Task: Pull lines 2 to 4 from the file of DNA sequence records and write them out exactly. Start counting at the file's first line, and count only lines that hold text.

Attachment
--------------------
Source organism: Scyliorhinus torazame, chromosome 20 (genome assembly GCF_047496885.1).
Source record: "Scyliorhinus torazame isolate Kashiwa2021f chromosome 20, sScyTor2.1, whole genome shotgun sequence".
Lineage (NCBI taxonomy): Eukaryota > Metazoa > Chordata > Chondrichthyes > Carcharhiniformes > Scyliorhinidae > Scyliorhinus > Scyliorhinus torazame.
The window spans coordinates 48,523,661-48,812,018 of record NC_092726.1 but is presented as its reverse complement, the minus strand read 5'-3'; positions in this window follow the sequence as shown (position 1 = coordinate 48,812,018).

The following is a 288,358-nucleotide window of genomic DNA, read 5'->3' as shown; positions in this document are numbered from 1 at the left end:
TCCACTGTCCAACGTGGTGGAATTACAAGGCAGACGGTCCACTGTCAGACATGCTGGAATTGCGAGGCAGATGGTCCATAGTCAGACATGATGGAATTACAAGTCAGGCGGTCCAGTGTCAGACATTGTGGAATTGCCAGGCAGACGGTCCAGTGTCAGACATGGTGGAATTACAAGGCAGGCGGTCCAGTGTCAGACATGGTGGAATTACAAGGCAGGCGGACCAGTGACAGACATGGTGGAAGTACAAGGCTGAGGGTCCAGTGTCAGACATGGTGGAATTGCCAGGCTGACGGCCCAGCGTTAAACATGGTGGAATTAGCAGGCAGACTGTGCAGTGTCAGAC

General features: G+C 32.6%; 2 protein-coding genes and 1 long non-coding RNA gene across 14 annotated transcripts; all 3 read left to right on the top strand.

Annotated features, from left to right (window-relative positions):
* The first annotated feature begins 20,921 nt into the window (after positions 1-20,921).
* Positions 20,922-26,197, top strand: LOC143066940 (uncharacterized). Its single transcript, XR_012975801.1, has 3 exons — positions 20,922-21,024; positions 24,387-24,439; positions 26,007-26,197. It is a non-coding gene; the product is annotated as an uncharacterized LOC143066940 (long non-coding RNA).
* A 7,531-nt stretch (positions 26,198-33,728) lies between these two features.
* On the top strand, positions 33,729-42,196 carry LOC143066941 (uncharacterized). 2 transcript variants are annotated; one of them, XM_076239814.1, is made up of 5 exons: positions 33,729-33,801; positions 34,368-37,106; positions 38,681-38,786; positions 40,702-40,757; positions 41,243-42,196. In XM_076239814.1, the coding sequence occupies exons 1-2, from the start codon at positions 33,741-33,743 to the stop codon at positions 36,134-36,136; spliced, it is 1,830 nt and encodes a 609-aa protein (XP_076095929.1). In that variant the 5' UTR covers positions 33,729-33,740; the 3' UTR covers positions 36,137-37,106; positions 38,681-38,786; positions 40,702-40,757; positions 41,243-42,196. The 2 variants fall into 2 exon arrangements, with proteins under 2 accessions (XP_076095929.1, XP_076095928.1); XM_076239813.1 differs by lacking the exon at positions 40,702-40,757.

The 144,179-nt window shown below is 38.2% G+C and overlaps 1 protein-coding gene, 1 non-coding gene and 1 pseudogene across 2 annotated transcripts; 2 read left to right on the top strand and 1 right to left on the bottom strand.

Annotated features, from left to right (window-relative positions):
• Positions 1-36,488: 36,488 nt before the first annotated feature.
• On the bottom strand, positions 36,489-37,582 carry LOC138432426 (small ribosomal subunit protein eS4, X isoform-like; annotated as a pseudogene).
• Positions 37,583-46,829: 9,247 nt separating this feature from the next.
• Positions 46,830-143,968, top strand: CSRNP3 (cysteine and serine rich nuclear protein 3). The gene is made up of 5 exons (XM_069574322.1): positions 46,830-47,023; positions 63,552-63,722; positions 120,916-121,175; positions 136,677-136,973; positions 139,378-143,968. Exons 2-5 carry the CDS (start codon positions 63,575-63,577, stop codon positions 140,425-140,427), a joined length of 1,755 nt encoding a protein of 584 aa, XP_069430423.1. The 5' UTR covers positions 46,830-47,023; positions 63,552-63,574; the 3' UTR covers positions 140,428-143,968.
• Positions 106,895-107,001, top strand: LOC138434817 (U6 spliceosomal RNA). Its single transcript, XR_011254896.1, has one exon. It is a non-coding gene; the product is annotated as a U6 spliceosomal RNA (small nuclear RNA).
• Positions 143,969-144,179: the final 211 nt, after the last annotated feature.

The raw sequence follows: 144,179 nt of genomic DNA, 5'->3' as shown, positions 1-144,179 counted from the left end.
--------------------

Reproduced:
Source record: "Scyliorhinus torazame isolate Kashiwa2021f chromosome 20, sScyTor2.1, whole genome shotgun sequence".
Lineage (NCBI taxonomy): Eukaryota > Metazoa > Chordata > Chondrichthyes > Carcharhiniformes > Scyliorhinidae > Scyliorhinus > Scyliorhinus torazame.
The window spans coordinates 48,523,661-48,812,018 of record NC_092726.1 but is presented as its reverse complement, the minus strand read 5'-3'; positions in this window follow the sequence as shown (position 1 = coordinate 48,812,018).